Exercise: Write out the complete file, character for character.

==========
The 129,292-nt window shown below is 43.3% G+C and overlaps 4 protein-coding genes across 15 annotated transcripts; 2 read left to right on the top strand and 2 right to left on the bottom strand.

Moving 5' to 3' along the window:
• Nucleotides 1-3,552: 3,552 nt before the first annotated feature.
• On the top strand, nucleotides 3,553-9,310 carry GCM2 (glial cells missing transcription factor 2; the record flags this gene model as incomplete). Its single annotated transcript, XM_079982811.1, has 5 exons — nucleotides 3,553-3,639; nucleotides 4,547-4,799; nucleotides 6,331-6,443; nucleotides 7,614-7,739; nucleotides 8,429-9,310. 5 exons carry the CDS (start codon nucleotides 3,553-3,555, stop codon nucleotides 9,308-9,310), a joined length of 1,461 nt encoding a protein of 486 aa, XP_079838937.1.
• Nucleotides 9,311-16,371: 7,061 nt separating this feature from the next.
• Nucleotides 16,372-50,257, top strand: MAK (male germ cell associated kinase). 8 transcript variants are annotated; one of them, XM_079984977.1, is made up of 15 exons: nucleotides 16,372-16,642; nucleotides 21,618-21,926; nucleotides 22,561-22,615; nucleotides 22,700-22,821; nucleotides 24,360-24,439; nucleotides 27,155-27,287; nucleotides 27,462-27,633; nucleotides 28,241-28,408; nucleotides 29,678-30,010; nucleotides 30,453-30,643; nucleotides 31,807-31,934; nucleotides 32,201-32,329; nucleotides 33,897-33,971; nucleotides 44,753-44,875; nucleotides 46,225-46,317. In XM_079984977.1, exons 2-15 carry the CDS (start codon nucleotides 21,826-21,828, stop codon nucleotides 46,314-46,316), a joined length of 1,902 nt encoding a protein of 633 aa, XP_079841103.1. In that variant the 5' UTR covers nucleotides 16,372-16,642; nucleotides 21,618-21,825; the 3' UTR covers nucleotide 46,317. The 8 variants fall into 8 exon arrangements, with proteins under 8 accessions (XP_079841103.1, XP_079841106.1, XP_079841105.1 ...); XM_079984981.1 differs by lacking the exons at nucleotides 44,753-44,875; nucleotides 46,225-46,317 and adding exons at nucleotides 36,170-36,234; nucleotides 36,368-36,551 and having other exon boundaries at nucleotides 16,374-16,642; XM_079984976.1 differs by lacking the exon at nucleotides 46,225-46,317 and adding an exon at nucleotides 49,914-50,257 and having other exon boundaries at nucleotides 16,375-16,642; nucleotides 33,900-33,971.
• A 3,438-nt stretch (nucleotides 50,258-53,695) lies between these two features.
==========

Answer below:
The 129,292-nt window shown below is 43.3% G+C and overlaps 4 protein-coding genes across 15 annotated transcripts; 2 read left to right on the top strand and 2 right to left on the bottom strand.

Moving 5' to 3' along the window:
• Nucleotides 1-3,552: 3,552 nt before the first annotated feature.
• On the top strand, nucleotides 3,553-9,310 carry GCM2 (glial cells missing transcription factor 2; the record flags this gene model as incomplete). Its single annotated transcript, XM_079982811.1, has 5 exons — nucleotides 3,553-3,639; nucleotides 4,547-4,799; nucleotides 6,331-6,443; nucleotides 7,614-7,739; nucleotides 8,429-9,310. 5 exons carry the CDS (start codon nucleotides 3,553-3,555, stop codon nucleotides 9,308-9,310), a joined length of 1,461 nt encoding a protein of 486 aa, XP_079838937.1.
• Nucleotides 9,311-16,371: 7,061 nt separating this feature from the next.
• Nucleotides 16,372-50,257, top strand: MAK (male germ cell associated kinase). 8 transcript variants are annotated; one of them, XM_079984977.1, is made up of 15 exons: nucleotides 16,372-16,642; nucleotides 21,618-21,926; nucleotides 22,561-22,615; nucleotides 22,700-22,821; nucleotides 24,360-24,439; nucleotides 27,155-27,287; nucleotides 27,462-27,633; nucleotides 28,241-28,408; nucleotides 29,678-30,010; nucleotides 30,453-30,643; nucleotides 31,807-31,934; nucleotides 32,201-32,329; nucleotides 33,897-33,971; nucleotides 44,753-44,875; nucleotides 46,225-46,317. In XM_079984977.1, exons 2-15 carry the CDS (start codon nucleotides 21,826-21,828, stop codon nucleotides 46,314-46,316), a joined length of 1,902 nt encoding a protein of 633 aa, XP_079841103.1. In that variant the 5' UTR covers nucleotides 16,372-16,642; nucleotides 21,618-21,825; the 3' UTR covers nucleotide 46,317. The 8 variants fall into 8 exon arrangements, with proteins under 8 accessions (XP_079841103.1, XP_079841106.1, XP_079841105.1 ...); XM_079984981.1 differs by lacking the exons at nucleotides 44,753-44,875; nucleotides 46,225-46,317 and adding exons at nucleotides 36,170-36,234; nucleotides 36,368-36,551 and having other exon boundaries at nucleotides 16,374-16,642; XM_079984976.1 differs by lacking the exon at nucleotides 46,225-46,317 and adding an exon at nucleotides 49,914-50,257 and having other exon boundaries at nucleotides 16,375-16,642; nucleotides 33,900-33,971.
• A 3,438-nt stretch (nucleotides 50,258-53,695) lies between these two features.